of its value) is an easy way around this.
Remember also that the tax applies not only to what the dead person
owned when they died but also to all gifts they made during the last
seven years of their lives. There might be a big tax bill, but no
assets left in the estate.
Well if people do try and avoid the tax and fail....
Or if people receiving a large 'gift' don't consider the tax
implications....
 
J

John Boyle

In message said:
I think the problem the media refer to is that, they (the inheritors)
cannot sell the inherited assets until AFTER they have paid the
inheritance tax.
This sint necessarily the case anymore. The CTO will lend you the dosh
until the house is sold in certain circs.
Only after they have paid the tax and have waited
for probate to be granted can they sell the inherited assets. This
means people often have to raise loans
Usually No problem.
(or perhaps sell their own
houses)
?????
in order to pay the tax.

Remember also that the tax applies not only to what the dead person
owned when they died but also to all gifts they made during the last
seven years of their lives. There might be a big tax bill, but no
assets left in the estate.
In which case the inheritors are in the clear. the CTO will chase the
donees of the gifts.
 
R

Robert

Miss said:
Why reduce IHT ?
They would just put up other taxes to compensate.
Certainly remove more of the loopholes to make it fairer.
thoughts:

Why not tax ALL gifts, not just those made during the last 7 years of
life? Perhaps other countries do this? If all gifts were taced then
the rates could be lower and still raise the same income.

What is the reason why there no capital gains tax at death?

The queen pays income tax these days, but still not inheritance tax.

How do family businesses and farms cope with losing 40% at each
generation change?

Robert
 
R

Robert

John said:
In message <1156691789.677449.223000@m79g2000cwm.googlegroups.com>,


This sint necessarily the case anymore. The CTO will lend you the dosh
until the house is sold in certain circs.
I agree. You can pay off the portion ofthe tax related to the
deceased's normal residence over a ten year period. You have to pay
10% up front. This is a realtively recent reform and is very helpful
indeed.
Usually No problem.
I disagree. The amount might be very large indeed. Just because the
person will eventually inherit a fortune does not make it easy to
obtain and service a large loan for perhaps a year or more.
In which case the inheritors are in the clear. the CTO will chase the
donees of the gifts.
Are you sure that it is the CTO, rather than the executors, who chase
the donees? Do you mean that in those conditions they grant probate
before the tax has been collected? It can be hard even to trace
someone who, 7 years ago, was given a gift by the deceased. I imagine
it can be even harder to extract back 40% of that gift to give to the
taxman. I suppose this is why they demand that you take the oldest
gifts off the nil band first. It minimises the amount of chasing that
has to be done.

Robert
 
M

Miss L. Toe

Robert said:
thoughts:

Why not tax ALL gifts, not just those made during the last 7 years of
life? Perhaps other countries do this? If all gifts were taced then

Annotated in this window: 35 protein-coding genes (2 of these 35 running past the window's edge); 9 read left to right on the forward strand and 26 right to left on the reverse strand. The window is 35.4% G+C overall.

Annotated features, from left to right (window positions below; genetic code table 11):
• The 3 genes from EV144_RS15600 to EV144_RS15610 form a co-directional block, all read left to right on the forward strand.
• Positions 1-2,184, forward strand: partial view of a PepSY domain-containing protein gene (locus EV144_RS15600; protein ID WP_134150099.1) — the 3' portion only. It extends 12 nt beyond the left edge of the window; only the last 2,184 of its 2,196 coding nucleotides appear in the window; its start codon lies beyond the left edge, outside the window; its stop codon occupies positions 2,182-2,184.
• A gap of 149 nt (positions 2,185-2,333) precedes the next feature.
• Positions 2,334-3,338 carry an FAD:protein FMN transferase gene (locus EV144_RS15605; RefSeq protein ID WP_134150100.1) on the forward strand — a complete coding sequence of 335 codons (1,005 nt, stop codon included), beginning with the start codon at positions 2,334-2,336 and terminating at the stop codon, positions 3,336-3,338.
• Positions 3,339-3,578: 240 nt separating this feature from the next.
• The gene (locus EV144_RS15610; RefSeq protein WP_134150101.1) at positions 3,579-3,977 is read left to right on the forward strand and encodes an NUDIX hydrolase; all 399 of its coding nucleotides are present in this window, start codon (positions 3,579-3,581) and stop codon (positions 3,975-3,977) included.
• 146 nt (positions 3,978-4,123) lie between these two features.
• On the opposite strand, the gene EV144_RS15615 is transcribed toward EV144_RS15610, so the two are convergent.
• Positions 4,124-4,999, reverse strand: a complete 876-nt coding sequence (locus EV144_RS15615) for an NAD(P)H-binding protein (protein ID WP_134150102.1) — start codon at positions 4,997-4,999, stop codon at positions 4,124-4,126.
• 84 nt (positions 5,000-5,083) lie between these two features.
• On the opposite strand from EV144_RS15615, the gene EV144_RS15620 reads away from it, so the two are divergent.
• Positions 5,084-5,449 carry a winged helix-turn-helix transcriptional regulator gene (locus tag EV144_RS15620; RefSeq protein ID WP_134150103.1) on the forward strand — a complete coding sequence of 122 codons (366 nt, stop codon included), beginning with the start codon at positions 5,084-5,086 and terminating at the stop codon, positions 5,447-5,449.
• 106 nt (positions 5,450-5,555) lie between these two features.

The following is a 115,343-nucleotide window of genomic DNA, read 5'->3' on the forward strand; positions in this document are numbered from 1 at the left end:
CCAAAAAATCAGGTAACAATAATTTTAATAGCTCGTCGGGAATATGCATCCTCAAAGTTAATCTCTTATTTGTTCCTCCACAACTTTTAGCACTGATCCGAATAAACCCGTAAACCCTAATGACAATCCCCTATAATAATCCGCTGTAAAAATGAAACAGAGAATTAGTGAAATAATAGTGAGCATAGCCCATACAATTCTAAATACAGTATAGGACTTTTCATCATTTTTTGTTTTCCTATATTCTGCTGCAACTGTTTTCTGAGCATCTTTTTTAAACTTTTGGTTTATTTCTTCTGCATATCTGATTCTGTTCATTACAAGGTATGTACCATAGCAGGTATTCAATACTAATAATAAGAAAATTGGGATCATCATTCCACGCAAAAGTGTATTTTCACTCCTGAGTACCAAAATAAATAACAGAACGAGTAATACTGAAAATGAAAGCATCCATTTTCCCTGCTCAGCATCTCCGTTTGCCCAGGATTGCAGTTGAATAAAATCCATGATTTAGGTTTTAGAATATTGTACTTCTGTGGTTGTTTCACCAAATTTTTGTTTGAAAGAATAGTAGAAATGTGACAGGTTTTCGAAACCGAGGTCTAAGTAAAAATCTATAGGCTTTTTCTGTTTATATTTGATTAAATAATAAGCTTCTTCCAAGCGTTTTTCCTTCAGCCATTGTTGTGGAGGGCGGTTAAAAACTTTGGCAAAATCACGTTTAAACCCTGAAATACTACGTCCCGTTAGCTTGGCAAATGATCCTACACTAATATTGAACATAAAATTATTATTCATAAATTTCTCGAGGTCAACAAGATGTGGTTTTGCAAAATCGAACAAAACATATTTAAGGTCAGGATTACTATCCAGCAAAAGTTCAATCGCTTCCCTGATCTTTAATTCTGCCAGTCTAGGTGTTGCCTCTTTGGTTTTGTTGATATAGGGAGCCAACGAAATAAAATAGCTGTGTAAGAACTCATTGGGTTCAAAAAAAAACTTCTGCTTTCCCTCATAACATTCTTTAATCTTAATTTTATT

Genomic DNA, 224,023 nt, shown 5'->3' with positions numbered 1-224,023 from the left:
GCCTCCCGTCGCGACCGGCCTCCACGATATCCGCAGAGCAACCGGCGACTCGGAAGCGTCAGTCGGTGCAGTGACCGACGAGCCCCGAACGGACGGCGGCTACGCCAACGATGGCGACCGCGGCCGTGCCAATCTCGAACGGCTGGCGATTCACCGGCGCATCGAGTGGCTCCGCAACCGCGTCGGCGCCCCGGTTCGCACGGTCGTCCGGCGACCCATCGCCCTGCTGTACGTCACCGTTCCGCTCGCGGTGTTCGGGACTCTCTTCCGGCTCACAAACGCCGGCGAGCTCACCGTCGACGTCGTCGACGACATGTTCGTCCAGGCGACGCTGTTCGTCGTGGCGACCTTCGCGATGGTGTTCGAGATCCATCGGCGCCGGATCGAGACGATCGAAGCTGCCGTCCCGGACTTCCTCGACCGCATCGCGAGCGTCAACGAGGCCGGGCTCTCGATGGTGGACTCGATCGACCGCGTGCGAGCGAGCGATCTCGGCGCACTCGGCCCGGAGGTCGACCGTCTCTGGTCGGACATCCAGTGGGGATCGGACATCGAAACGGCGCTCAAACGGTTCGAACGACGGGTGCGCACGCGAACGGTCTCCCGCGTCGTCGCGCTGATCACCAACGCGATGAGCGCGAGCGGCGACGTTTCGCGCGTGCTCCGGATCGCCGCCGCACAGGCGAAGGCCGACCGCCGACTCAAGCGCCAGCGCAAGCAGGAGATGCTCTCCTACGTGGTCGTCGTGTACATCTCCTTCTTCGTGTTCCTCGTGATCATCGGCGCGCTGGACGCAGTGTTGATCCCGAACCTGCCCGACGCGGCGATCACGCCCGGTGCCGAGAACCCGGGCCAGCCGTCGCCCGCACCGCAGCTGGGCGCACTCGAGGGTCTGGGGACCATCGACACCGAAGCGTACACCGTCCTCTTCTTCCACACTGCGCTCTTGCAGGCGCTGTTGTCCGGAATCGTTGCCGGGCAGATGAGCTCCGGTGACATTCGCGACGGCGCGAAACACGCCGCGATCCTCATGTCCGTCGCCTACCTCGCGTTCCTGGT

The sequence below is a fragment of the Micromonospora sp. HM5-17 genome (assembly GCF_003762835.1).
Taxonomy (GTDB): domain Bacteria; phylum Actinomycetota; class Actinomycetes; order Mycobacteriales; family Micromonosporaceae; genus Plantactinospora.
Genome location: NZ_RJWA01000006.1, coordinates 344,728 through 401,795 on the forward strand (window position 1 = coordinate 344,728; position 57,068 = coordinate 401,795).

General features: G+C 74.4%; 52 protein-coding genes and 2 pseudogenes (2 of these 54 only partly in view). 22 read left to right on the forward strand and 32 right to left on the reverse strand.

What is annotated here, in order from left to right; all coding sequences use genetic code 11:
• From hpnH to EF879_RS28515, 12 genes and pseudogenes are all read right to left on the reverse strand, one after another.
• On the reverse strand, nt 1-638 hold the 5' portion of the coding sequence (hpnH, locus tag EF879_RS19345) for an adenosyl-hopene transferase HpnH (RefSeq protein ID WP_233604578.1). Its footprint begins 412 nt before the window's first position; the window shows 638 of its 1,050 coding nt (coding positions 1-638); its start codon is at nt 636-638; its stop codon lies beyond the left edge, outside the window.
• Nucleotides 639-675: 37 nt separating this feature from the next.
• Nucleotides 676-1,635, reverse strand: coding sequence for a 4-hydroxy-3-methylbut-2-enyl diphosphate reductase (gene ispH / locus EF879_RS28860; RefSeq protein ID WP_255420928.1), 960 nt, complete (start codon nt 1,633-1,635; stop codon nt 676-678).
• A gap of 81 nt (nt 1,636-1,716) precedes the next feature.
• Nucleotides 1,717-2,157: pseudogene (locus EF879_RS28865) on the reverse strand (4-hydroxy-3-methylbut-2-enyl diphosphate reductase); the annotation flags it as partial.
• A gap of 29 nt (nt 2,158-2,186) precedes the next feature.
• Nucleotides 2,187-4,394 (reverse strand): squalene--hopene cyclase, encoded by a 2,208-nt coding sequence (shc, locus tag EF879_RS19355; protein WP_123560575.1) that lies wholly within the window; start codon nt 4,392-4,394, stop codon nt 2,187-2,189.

the rates could be lower and still raise the same income.
Because the amount raised would be insignificant, most people dont make
significant gifts - and those who do, eg parents helping their kids on to
the housing ladder, would find ways around any such tax e.g. making it a
zero interest loan and gifting to the limit each tax year.
What is the reason why there no capital gains tax at death?
Because there is IHT at the same rate.
The queen pays income tax these days, but still not inheritance tax.
None of the rich pay significant IHT.
How do family businesses and farms cope with losing 40% at each
generation change?
I though there were exemptions for familiy businesses, but I am no expert.
 
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J

John Boyle

In message said:
I disagree. The amount might be very large indeed. Just because the
person will eventually inherit a fortune does not make it easy to
obtain and service a large loan for perhaps a year or more.
'First Proceeds' loans, as they were known, were made to the
trustees/executors. The ability to lend was determined by the
affordability of the estate to fund the advance even though the advance
was to the individuals. The execs would be indemnified for their
liability by the estate. Strangely, the default position for joint execs
is that their basic liability is only Joint, not joint and several, but
most bank agreements try and sneak in a J&S clause. The lender would
generally take a first charge over the property and a 'first proceeds'
form in which ties the execs into using the estate proceeds to pay off
the bank before anybody else. So, if the estate was big enough then it
was straightforward lending.
Are you sure that it is the CTO, rather than the executors, who chase
the donees?
Yes.
Do you mean that in those conditions they grant probate
before the tax has been collected? no.
It can be hard even to trace
someone who, 7 years ago, was given a gift by the deceased.
True, but I don't make the rules. If the execs are aware of the gift
then they are likely to know where the beneficiary is. Bear in mind the
gifts will have had to total in excess of the Nil Rate Band, so some
records are likely to remain.
I imagine
it can be even harder to extract back 40% of that gift to give to the
taxman.
Yes, but again unless the gifts have been very large it wont be 40% on
the whole lot.
I suppose this is why they demand that you take the oldest
gifts off the nil band first. It minimises the amount of chasing that
has to be done.
No, its just common sense to do the oldest first but also it means that
the CTO can get at dosh that the dying testator knew was in excess of
his NRB so he gives it away, knowingly, just before he dies. It would be
unfair for the beneficiary of a genuine gift seven years ago suddenly
found himself paying tax just because of a huge gift made an hour before
death.
 
T

tim \(back at home\)

Robert said:
I think the problem the media refer to is that, they (the inheritors)
cannot sell the inherited assets until AFTER they have paid the
inheritance tax. Only after they have paid the tax and have waited
for probate to be granted can they sell the inherited assets. This
means people often have to raise loans (or perhaps sell their own
houses) in order to pay the tax.
I agree this is a problem with IHT that needs to be fixed.